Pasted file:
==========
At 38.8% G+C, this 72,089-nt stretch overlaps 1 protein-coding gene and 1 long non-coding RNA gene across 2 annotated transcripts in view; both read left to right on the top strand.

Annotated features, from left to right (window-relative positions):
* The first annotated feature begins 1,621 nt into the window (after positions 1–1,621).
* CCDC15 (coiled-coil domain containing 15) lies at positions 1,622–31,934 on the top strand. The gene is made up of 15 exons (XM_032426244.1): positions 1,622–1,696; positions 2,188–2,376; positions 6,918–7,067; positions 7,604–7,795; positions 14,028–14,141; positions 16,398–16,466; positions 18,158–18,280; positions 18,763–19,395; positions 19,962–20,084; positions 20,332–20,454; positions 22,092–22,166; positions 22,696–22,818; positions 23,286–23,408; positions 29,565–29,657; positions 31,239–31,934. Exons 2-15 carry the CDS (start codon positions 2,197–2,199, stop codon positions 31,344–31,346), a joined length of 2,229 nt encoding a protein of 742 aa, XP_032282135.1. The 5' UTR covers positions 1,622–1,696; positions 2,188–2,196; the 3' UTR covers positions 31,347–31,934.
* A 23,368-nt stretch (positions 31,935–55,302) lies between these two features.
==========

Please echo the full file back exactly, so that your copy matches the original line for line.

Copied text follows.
At 38.8% G+C, this 72,089-nt stretch overlaps 1 protein-coding gene and 1 long non-coding RNA gene across 2 annotated transcripts in view; both read left to right on the top strand.

Annotated features, from left to right (window-relative positions):
* The first annotated feature begins 1,621 nt into the window (after positions 1–1,621).
* CCDC15 (coiled-coil domain containing 15) lies at positions 1,622–31,934 on the top strand. The gene is made up of 15 exons (XM_032426244.1): positions 1,622–1,696; positions 2,188–2,376; positions 6,918–7,067; positions 7,604–7,795; positions 14,028–14,141; positions 16,398–16,466; positions 18,158–18,280; positions 18,763–19,395; positions 19,962–20,084; positions 20,332–20,454; positions 22,092–22,166; positions 22,696–22,818; positions 23,286–23,408; positions 29,565–29,657; positions 31,239–31,934. Exons 2-15 carry the CDS (start codon positions 2,197–2,199, stop codon positions 31,344–31,346), a joined length of 2,229 nt encoding a protein of 742 aa, XP_032282135.1. The 5' UTR covers positions 1,622–1,696; positions 2,188–2,196; the 3' UTR covers positions 31,347–31,934.
* A 23,368-nt stretch (positions 31,935–55,302) lies between these two features.